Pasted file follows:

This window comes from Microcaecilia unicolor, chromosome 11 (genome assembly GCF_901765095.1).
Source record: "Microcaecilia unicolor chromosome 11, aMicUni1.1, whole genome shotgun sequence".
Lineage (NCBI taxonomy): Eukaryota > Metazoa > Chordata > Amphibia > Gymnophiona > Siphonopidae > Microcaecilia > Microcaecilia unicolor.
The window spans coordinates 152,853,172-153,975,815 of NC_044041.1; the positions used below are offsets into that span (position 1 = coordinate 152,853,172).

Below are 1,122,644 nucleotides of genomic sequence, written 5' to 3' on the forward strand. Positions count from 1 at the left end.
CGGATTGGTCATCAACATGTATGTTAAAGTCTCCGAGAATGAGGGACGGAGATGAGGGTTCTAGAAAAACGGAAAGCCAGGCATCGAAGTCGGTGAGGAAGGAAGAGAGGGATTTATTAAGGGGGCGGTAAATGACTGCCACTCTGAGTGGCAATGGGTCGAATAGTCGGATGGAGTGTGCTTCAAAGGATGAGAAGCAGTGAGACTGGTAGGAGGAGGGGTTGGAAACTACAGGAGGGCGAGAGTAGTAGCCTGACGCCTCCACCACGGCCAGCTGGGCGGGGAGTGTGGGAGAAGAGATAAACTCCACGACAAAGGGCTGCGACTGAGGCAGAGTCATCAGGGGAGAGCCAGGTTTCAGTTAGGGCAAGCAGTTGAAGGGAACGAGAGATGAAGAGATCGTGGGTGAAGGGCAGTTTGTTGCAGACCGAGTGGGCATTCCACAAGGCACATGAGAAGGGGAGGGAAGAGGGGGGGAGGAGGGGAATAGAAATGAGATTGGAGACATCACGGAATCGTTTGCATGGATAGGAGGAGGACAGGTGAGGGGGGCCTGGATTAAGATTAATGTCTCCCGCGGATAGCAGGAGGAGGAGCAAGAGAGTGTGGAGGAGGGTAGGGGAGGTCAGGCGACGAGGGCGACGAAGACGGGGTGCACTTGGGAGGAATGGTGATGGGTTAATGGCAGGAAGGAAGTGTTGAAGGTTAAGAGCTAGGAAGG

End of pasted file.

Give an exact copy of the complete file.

This window comes from Microcaecilia unicolor, chromosome 11 (genome assembly GCF_901765095.1).
Source record: "Microcaecilia unicolor chromosome 11, aMicUni1.1, whole genome shotgun sequence".
Lineage (NCBI taxonomy): Eukaryota > Metazoa > Chordata > Amphibia > Gymnophiona > Siphonopidae > Microcaecilia > Microcaecilia unicolor.
The window spans coordinates 152,853,172-153,975,815 of NC_044041.1; the positions used below are offsets into that span (position 1 = coordinate 152,853,172).

Below are 1,122,644 nucleotides of genomic sequence, written 5' to 3' on the forward strand. Positions count from 1 at the left end.
CGGATTGGTCATCAACATGTATGTTAAAGTCTCCGAGAATGAGGGACGGAGATGAGGGTTCTAGAAAAACGGAAAGCCAGGCATCGAAGTCGGTGAGGAAGGAAGAGAGGGATTTATTAAGGGGGCGGTAAATGACTGCCACTCTGAGTGGCAATGGGTCGAATAGTCGGATGGAGTGTGCTTCAAAGGATGAGAAGCAGTGAGACTGGTAGGAGGAGGGGTTGGAAACTACAGGAGGGCGAGAGTAGTAGCCTGACGCCTCCACCACGGCCAGCTGGGCGGGGAGTGTGGGAGAAGAGATAAACTCCACGACAAAGGGCTGCGACTGAGGCAGAGTCATCAGGGGAGAGCCAGGTTTCAGTTAGGGCAAGCAGTTGAAGGGAACGAGAGATGAAGAGATCGTGGGTGAAGGGCAGTTTGTTGCAGACCGAGTGGGCATTCCACAAGGCACATGAGAAGGGGAGGGAAGAGGGGGGGAGGAGGGGAATAGAAATGAGATTGGAGACATCACGGAATCGTTTGCATGGATAGGAGGAGGACAGGTGAGGGGGGCCTGGATTAAGATTAATGTCTCCCGCGGATAGCAGGAGGAGGAGCAAGAGAGTGTGGAGGAGGGTAGGGGAGGTCAGGCGACGAGGGCGACGAAGACGGGGTGCACTTGGGAGGAATGGTGATGGGTTAATGGCAGGAAGGAAGTGTTGAAGGTTAAGAGCTAGGAAGG